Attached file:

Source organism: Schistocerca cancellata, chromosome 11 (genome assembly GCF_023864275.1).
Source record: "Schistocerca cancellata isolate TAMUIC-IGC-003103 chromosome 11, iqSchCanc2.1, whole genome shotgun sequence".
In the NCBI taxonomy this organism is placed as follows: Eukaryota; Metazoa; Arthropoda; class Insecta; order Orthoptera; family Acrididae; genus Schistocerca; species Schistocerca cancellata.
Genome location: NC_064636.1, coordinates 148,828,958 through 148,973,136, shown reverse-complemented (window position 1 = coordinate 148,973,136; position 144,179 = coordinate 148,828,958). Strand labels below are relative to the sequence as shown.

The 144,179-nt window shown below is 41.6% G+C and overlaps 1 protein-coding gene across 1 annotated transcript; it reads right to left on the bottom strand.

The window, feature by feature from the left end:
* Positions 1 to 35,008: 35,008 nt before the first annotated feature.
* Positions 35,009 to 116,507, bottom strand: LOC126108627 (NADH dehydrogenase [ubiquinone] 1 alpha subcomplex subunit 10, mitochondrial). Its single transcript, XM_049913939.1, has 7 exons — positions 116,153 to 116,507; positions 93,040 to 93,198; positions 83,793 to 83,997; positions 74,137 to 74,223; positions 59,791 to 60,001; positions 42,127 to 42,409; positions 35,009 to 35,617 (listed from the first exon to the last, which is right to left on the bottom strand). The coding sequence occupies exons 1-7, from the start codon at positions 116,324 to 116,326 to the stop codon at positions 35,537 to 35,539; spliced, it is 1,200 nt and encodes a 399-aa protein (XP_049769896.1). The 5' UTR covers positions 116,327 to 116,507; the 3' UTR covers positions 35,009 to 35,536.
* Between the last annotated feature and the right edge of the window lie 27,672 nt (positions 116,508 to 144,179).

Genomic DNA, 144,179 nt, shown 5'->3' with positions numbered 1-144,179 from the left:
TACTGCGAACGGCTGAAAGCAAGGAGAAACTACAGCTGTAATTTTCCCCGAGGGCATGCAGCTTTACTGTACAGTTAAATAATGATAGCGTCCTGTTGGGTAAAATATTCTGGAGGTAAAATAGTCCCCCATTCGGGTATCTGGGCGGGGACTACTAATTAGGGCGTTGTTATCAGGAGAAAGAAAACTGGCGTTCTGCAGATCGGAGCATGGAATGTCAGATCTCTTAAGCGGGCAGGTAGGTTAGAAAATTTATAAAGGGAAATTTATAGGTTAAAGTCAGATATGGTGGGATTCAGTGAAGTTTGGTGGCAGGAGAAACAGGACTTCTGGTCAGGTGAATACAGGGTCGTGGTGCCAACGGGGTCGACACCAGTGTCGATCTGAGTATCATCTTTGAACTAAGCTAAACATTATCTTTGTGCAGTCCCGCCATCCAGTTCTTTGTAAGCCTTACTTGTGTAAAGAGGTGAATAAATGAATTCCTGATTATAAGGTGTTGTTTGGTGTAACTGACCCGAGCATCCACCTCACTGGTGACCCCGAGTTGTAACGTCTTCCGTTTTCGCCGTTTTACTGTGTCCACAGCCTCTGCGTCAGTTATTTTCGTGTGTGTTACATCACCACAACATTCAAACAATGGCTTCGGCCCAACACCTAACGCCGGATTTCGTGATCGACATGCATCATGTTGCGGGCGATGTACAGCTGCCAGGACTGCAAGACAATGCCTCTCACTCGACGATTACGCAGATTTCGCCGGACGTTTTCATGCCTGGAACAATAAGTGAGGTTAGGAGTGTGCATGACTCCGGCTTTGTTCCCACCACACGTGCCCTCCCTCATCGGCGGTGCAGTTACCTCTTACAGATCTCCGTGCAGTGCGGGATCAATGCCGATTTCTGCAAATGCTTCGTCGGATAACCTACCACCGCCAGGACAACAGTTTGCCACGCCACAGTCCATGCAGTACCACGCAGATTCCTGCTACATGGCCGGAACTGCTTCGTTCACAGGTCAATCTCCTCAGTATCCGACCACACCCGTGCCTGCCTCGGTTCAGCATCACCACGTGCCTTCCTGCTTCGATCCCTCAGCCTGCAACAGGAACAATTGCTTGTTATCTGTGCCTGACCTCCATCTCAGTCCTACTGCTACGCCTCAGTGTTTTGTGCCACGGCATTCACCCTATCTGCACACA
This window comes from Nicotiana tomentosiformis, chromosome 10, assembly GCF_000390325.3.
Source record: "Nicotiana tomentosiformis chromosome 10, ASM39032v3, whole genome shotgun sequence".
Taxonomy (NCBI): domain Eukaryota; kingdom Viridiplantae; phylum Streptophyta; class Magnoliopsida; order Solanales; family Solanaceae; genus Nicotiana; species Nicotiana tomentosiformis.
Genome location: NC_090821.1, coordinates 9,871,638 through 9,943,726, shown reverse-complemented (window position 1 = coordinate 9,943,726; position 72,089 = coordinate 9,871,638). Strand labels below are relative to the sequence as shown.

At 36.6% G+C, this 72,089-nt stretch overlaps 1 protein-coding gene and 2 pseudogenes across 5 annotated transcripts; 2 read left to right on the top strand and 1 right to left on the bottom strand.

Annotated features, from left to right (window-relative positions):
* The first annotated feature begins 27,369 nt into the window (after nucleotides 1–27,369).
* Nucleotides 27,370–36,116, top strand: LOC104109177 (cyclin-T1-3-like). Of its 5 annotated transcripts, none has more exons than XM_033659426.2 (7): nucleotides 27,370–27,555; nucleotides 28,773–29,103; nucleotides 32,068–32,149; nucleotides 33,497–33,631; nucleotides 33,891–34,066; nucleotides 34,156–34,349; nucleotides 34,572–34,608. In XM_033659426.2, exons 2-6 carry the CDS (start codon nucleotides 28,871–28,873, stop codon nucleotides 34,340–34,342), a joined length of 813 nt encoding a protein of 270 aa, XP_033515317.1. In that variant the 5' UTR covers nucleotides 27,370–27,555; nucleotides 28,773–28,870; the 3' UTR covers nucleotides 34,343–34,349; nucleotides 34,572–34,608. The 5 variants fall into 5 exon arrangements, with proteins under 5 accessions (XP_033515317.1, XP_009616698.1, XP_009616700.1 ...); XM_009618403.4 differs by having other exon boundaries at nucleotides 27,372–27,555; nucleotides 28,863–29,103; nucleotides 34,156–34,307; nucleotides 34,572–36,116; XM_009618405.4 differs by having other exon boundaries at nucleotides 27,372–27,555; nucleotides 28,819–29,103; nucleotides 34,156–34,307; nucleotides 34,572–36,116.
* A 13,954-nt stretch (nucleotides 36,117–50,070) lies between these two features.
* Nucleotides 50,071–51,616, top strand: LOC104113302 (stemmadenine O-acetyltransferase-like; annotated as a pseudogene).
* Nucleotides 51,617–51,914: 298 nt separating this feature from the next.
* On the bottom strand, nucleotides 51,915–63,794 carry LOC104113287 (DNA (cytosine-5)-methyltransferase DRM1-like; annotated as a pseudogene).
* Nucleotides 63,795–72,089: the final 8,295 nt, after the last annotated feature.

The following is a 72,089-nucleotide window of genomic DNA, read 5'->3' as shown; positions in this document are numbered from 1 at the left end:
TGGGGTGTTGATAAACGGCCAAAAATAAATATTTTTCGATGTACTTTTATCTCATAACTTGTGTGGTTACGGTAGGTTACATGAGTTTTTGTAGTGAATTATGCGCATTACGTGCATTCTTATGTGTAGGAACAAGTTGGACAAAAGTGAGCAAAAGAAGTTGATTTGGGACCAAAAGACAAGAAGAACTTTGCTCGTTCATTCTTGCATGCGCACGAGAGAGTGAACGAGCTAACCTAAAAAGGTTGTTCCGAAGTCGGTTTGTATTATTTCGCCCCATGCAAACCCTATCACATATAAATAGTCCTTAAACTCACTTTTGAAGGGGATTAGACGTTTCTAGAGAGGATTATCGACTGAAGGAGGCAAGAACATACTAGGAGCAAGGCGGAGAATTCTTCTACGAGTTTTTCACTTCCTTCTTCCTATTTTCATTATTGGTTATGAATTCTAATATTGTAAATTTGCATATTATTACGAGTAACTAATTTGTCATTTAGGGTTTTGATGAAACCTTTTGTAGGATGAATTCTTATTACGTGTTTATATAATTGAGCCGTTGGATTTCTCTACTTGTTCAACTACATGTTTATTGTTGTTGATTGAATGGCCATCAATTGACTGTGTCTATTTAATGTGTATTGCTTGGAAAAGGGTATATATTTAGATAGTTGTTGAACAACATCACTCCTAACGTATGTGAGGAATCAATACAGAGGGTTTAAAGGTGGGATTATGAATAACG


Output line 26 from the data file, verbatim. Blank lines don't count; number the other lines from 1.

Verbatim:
TGGGGTGTTGATAAACGGCCAAAAATAAATATTTTTCGATGTACTTTTATCTCATAACTTGTGTGGTTACGGTAGGTTACATGAGTTTTTGTAGTGAATTATGCGCATTACGTGCATTCTTATGTGTAGGAACAAGTTGGACAAAAGTGAGCAAAAGAAGTTGATTTGGGACCAAAAGACAAGAAGAACTTTGCTCGTTCATTCTTGCATGCGCACGAGAGAGTGAACGAGCTAACCTAAAAAGGTTGTTCCGAAGTCGGTTTGTATTATTTCGCCCCATGCAAACCCTATCACATATAAATAGTCCTTAAACTCACTTTTGAAGGGGATTAGACGTTTCTAGAGAGGATTATCGACTGAAGGAGGCAAGAACATACTAGGAGCAAGGCGGAGAATTCTTCTACGAGTTTTTCACTTCCTTCTTCCTATTTTCATTATTGGTTATGAATTCTAATATTGTAAATTTGCATATTATTACGAGTAACTAATTTGTCATTTAGGGTTTTGATGAAACCTTTTGTAGGATGAATTCTTATTACGTGTTTATATAATTGAGCCGTTGGATTTCTCTACTTGTTCAACTACATGTTTATTGTTGTTGATTGAATGGCCATCAATTGACTGTGTCTATTTAATGTGTATTGCTTGGAAAAGGGTATATATTTAGATAGTTGTTGAACAACATCACTCCTAACGTATGTGAGGAATCAATACAGAGGGTTTAAAGGTGGGATTATGAATAACG